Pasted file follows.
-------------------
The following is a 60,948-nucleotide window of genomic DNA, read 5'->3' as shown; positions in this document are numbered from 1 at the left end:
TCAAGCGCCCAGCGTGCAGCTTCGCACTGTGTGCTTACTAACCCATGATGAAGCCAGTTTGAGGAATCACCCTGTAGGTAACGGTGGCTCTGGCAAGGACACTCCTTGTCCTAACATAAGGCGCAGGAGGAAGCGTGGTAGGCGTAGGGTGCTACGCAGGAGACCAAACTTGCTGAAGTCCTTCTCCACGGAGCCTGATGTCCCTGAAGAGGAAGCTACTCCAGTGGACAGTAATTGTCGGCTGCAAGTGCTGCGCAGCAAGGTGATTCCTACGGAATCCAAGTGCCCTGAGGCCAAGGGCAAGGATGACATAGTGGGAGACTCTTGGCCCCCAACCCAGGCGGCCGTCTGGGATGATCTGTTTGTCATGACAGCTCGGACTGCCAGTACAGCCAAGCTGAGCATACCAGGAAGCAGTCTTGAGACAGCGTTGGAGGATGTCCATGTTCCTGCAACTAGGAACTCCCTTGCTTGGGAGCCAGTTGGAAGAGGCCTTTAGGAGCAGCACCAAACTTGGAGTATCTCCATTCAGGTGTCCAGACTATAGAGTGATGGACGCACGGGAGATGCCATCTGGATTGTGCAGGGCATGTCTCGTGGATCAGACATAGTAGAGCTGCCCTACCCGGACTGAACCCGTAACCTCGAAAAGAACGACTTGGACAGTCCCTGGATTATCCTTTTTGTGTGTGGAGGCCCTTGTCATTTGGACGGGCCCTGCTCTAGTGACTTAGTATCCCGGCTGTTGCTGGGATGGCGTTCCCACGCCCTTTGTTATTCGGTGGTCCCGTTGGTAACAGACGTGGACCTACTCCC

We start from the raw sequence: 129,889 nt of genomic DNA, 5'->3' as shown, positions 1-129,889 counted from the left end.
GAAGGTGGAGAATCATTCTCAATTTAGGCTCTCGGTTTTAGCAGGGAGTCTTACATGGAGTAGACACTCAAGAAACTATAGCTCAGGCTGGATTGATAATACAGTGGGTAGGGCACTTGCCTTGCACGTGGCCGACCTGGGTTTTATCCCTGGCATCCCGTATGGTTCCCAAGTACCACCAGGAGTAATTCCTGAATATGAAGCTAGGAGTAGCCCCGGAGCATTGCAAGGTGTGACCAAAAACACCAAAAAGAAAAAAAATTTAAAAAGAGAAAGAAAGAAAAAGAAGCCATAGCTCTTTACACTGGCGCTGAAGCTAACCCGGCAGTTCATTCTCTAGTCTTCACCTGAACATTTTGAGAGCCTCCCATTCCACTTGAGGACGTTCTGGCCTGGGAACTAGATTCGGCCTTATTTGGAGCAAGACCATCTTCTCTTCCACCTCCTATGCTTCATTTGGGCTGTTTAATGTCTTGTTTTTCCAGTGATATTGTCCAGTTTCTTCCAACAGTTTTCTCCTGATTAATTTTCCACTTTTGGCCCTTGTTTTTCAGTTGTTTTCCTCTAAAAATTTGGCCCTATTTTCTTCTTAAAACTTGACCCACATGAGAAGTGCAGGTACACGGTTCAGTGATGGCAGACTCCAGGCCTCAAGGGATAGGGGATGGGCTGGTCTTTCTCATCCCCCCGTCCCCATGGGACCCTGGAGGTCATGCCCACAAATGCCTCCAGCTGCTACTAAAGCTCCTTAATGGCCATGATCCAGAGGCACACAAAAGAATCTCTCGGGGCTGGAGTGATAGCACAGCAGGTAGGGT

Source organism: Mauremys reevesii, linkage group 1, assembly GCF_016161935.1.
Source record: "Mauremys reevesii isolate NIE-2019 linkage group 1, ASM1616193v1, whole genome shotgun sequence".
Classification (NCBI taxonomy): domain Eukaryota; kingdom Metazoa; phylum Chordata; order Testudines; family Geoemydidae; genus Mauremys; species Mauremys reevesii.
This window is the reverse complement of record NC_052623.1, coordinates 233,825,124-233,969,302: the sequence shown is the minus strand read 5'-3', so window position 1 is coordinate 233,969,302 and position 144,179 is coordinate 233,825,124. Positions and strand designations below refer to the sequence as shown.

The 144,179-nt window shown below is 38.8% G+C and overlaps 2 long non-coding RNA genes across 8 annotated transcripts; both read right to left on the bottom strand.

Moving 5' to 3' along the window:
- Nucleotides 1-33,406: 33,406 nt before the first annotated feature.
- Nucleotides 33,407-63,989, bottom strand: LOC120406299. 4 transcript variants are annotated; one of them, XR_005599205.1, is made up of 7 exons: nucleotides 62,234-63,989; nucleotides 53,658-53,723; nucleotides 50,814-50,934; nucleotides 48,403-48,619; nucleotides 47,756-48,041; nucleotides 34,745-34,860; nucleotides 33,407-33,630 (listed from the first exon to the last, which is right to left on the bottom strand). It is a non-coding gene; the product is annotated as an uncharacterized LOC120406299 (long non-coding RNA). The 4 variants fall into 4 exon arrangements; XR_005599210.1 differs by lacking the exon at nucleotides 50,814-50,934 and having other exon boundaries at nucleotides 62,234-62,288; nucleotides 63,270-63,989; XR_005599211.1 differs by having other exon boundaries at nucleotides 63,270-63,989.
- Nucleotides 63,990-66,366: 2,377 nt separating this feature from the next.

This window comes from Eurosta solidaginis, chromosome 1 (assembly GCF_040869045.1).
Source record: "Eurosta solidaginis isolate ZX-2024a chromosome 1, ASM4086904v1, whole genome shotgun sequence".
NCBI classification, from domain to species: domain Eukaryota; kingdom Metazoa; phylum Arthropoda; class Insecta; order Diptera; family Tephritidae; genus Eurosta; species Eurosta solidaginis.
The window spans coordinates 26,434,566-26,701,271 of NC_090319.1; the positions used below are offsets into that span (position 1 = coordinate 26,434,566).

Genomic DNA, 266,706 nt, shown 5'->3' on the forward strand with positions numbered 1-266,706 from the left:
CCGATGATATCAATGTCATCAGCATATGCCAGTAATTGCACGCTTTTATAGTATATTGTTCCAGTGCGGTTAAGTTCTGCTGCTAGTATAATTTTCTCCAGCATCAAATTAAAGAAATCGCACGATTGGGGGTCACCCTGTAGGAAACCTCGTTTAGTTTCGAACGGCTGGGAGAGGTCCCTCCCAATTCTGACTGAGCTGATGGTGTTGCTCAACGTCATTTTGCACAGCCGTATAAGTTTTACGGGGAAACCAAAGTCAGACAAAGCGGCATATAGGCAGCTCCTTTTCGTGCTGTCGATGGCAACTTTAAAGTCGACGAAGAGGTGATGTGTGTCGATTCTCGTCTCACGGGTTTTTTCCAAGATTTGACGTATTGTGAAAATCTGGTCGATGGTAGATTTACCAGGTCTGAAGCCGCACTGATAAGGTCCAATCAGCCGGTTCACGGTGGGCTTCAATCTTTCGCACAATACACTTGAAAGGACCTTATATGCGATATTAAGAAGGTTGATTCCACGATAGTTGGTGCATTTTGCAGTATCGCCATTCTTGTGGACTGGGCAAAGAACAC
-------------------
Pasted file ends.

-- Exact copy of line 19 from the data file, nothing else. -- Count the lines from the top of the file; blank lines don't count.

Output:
CCGATGATATCAATGTCATCAGCATATGCCAGTAATTGCACGCTTTTATAGTATATTGTTCCAGTGCGGTTAAGTTCTGCTGCTAGTATAATTTTCTCCAGCATCAAATTAAAGAAATCGCACGATTGGGGGTCACCCTGTAGGAAACCTCGTTTAGTTTCGAACGGCTGGGAGAGGTCCCTCCCAATTCTGACTGAGCTGATGGTGTTGCTCAACGTCATTTTGCACAGCCGTATAAGTTTTACGGGGAAACCAAAGTCAGACAAAGCGGCATATAGGCAGCTCCTTTTCGTGCTGTCGATGGCAACTTTAAAGTCGACGAAGAGGTGATGTGTGTCGATTCTCGTCTCACGGGTTTTTTCCAAGATTTGACGTATTGTGAAAATCTGGTCGATGGTAGATTTACCAGGTCTGAAGCCGCACTGATAAGGTCCAATCAGCCGGTTCACGGTGGGCTTCAATCTTTCGCACAATACACTTGAAAGGACCTTATATGCGATATTAAGAAGGTTGATTCCACGATAGTTGGTGCATTTTGCAGTATCGCCATTCTTGTGGACTGGGCAAAGAACAC